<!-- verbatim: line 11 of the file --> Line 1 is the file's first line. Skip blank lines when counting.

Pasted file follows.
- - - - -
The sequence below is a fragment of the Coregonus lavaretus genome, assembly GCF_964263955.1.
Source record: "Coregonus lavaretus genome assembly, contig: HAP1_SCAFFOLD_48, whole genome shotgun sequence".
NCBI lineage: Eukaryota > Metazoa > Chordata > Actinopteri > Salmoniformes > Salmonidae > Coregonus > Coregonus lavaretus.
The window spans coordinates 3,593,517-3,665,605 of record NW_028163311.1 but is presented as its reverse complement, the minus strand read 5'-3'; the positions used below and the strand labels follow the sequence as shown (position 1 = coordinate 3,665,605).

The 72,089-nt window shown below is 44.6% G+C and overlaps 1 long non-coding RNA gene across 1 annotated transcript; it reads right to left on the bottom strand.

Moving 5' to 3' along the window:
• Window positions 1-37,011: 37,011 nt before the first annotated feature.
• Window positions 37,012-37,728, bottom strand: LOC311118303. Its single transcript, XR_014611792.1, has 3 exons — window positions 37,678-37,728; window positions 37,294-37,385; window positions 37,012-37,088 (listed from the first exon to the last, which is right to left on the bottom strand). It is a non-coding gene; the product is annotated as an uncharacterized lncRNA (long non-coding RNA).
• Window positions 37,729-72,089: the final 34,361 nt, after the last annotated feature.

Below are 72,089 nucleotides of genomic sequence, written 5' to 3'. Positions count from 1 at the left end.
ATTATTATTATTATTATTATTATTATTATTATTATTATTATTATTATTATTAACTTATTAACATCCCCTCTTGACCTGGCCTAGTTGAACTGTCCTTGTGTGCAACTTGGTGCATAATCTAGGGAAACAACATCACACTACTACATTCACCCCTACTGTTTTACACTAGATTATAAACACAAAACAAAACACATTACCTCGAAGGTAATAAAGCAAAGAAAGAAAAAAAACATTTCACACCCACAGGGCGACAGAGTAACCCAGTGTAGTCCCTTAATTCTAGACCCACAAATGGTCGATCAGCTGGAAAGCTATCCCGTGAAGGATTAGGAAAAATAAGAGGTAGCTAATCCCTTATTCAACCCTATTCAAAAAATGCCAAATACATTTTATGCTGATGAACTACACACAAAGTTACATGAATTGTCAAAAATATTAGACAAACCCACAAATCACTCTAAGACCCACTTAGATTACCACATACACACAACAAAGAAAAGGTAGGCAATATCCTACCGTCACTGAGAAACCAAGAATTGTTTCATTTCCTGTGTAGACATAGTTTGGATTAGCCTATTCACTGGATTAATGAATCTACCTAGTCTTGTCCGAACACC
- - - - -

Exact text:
ATTATTATTATTATTATTATTATTATTATTATTATTATTATTATTATTATTAACTTATTAACATCCCCTCTTGACCTGGCCTAGTTGAACTGTCCTTGTGTGCAACTTGGTGCATAATCTAGGGAAACAACATCACACTACTACATTCACCCCTACTGTTTTACACTAGATTATAAACACAAAACAAAACACATTACCTCGAAGGTAATAAAGCAAAGAAAGAAAAAAAACATTTCACACCCACAGGGCGACAGAGTAACCCAGTGTAGTCCCTTAATTCTAGACCCACAAATGGTCGATCAGCTGGAAAGCTATCCCGTGAAGGATTAGGAAAAATAAGAGGTAGCTAATCCCTTATTCAACCCTATTCAAAAAATGCCAAATACATTTTATGCTGATGAACTACACACAAAGTTACATGAATTGTCAAAAATATTAGACAAACCCACAAATCACTCTAAGACCCACTTAGATTACCACATACACACAACAAAGAAAAGGTAGGCAATATCCTACCGTCACTGAGAAACCAAGAATTGTTTCATTTCCTGTGTAGACATAGTTTGGATTAGCCTATTCACTGGATTAATGAATCTACCTAGTCTTGTCCGAACACC